I was very tempted to call Daniel Suárez’s start with Trackhouse, a brand-new team with support from Richard Childress Racing, a fluke. As most of his time in a truly competitive spot in the running order was due to pit strategy or issues with better drivers. But after seeing him lead laps and come close to both a stage and a race win on the Bristol dirt, especially considering Suárez had never raced on dirt in his career, I’m buying in. Don’t forget that this is the same Suárez who won an Xfinity title just five seasons ago.
Bubba Wallace’s much more famous startup team, 23XI Racing, has been absolutely snakebit in the luck department thus far. Parts and tire failures as a result of contact that was not entirely the fault of the No. 23 have hurt their finishing positions despite relatively solid runs at times. Once the unit shakes off the new-team jitters, the sky is the limit. That is if Wallace is as good as he should be in good equipment.
As for Ricky Stenhouse Jr., it’s been a good year for JTG Daugherty Racing. His teammate Ryan Preece, racing without a charter, has got most of the fanfare. But Stenhouse Jr.’s runner-up finish on the Bristol dirt track is the culmination of a great start to this mid-tier team’s season. The No, 47 hasn’t finished outside of the top-20 all season. His four races before the dirt all were top-13 runs. Stenhouse may not even need Talladega to get into the conversation for a potential win, though that’s not too far away as it is.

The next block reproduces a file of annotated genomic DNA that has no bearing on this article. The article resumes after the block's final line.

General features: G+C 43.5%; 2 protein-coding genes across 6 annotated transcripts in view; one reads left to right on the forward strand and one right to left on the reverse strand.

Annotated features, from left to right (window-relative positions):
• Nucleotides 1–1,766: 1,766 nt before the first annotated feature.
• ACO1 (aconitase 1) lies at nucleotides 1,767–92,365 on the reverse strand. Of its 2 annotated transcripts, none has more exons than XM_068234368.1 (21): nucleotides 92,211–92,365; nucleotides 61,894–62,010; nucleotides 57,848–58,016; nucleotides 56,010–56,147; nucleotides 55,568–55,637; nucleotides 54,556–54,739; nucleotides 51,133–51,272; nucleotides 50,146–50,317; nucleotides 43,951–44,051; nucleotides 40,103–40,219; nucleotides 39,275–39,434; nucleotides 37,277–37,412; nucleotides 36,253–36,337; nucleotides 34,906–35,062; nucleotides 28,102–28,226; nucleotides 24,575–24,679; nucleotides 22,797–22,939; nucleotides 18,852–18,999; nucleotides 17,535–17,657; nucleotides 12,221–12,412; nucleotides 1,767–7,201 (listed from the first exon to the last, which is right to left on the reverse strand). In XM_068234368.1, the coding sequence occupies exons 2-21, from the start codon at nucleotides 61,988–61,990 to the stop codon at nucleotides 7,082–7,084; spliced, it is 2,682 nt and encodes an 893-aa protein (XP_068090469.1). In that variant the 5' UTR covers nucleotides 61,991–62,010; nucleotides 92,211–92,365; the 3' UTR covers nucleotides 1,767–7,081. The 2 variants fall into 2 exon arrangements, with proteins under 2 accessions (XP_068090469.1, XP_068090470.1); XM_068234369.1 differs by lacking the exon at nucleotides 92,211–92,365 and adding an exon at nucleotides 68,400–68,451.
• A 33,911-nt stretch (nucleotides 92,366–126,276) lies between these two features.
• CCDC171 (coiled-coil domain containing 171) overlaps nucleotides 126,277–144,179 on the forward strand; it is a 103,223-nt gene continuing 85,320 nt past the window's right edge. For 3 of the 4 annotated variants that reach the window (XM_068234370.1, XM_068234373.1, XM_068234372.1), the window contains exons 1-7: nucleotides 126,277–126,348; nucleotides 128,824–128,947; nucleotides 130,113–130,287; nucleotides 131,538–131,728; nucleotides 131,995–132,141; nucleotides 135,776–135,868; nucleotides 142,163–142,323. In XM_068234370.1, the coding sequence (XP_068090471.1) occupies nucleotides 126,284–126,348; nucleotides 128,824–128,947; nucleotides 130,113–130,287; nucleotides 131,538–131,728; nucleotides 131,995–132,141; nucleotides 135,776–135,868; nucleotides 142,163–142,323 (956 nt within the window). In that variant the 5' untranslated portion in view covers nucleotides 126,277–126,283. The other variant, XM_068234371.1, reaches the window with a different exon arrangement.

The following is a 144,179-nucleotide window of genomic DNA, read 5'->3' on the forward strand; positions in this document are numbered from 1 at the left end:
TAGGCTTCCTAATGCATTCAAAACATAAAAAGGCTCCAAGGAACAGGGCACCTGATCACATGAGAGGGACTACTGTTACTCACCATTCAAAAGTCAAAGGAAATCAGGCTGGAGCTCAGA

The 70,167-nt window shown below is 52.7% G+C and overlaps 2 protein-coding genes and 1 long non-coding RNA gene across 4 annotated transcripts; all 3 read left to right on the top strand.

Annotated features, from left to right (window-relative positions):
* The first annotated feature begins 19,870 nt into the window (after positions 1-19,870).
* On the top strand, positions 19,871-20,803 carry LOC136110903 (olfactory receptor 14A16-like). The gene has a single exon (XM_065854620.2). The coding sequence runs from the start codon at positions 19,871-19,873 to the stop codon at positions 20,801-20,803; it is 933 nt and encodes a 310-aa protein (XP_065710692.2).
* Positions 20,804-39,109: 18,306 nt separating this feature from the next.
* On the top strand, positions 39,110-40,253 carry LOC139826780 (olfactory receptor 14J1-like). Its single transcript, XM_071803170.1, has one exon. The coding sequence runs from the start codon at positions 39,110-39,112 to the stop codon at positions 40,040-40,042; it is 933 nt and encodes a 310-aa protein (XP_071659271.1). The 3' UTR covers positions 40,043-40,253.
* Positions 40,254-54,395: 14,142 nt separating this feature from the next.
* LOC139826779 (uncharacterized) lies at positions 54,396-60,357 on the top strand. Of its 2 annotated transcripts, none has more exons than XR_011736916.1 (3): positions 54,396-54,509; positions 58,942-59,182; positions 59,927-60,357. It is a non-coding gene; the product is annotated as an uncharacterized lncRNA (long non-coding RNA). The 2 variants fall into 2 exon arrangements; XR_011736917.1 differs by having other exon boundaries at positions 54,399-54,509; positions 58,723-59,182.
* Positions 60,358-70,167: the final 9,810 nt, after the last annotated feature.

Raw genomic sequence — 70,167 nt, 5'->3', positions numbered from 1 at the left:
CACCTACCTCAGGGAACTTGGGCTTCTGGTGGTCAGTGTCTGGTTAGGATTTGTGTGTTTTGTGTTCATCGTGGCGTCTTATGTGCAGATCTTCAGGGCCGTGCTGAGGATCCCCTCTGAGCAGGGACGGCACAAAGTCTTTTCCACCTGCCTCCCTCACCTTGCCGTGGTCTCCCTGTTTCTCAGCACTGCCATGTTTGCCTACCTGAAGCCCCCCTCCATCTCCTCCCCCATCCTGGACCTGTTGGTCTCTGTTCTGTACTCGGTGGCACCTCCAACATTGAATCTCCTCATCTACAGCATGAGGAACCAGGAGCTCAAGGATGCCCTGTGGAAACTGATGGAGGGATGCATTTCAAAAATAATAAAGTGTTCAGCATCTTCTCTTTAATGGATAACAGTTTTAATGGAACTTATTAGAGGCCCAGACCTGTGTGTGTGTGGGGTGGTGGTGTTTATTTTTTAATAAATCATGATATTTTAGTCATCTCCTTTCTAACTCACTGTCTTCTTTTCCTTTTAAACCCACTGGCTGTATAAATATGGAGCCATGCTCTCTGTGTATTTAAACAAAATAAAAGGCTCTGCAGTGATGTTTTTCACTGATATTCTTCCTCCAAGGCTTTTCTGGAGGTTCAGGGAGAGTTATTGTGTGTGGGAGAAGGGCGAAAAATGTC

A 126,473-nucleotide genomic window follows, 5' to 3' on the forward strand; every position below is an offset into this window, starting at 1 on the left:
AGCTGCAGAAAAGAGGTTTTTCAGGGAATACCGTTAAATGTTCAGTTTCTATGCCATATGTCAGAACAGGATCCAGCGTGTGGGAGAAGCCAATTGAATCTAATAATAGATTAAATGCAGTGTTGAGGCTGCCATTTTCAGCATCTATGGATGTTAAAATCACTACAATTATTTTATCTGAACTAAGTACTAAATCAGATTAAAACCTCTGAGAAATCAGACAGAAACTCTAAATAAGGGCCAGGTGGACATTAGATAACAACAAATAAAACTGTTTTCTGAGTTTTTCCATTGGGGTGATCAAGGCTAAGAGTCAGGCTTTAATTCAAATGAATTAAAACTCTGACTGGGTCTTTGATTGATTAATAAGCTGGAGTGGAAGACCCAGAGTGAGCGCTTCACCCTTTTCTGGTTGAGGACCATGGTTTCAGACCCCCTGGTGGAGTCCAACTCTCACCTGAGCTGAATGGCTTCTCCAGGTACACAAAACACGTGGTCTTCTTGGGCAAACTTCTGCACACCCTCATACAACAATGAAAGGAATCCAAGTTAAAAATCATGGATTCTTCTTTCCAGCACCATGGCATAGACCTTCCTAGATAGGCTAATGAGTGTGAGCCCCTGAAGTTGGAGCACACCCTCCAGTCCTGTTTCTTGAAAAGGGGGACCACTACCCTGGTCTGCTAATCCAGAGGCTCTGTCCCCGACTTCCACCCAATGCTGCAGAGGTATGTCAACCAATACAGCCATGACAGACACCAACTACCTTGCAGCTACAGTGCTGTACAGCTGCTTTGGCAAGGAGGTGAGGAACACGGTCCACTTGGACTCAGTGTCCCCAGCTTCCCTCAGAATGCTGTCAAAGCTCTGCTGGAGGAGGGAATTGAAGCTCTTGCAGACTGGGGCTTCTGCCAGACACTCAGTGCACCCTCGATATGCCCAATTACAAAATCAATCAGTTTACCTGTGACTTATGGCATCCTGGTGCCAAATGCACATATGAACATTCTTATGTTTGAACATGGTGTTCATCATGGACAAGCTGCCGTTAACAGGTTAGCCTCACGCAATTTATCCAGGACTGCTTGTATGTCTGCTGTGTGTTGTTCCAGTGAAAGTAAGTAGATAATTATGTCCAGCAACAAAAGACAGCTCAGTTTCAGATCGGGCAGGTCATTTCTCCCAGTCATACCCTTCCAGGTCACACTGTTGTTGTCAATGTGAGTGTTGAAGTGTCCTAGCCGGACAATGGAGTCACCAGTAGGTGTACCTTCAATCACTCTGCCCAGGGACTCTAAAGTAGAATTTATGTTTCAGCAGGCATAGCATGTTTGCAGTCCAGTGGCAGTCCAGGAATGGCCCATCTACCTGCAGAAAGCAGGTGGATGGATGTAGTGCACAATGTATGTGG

Stewart-Haas Racing (SHR): Before the season, I predicted that Joe Gibbs Racing was the team to sell. That prediction also backfired, as two of its four cars have already won. A third has led a ton of laps and the fourth is driven by a rowdy man who will not go a second-full regular season without a win.
Though I’ve been hinting at this one for a while, I’m officially out on Stewart-Haas Racing. None of these teams are performing well and I don’t see how it can be fixed in short order.
Kevin Harvick is 45 years old. He still has five top-10 finishes. But has he really been a factor to win in any race in 2021? For a driver who won nine times in 2020 and eight times two years prior to that, it doesn’t seem like the No. 4 is all that close to getting back there.
None of the other three teams are even in the same zip code as the winner’s circle right now. We could probably give the rookie Chase Briscoe a pass if he hadn’t won nine Xfinity Series races in 2020. And if he’d had an average finish of higher than his current 22.1, roughly seven positions lower than Clint Bowyer last year.
Cole Custer is driving a No. 41 car that technically barely has any sponsorship (since Haas is, of course, the co-owner’s company) and is running on par with where he did in his first full season.
Aric Almirola’s average finish is four spots worse than Briscoe’s and six worse than Custer’s. The 14-year veteran won twice in Cup and ran an average of 13 spots better last season. He doesn’t have the excuse of inexperience to back him up.
This is no longer a fluke and the sirens should be going off in that building right now. The only time I would ever consider picking up an SHR driver anytime soon is if Harvick’s price drops dramatically.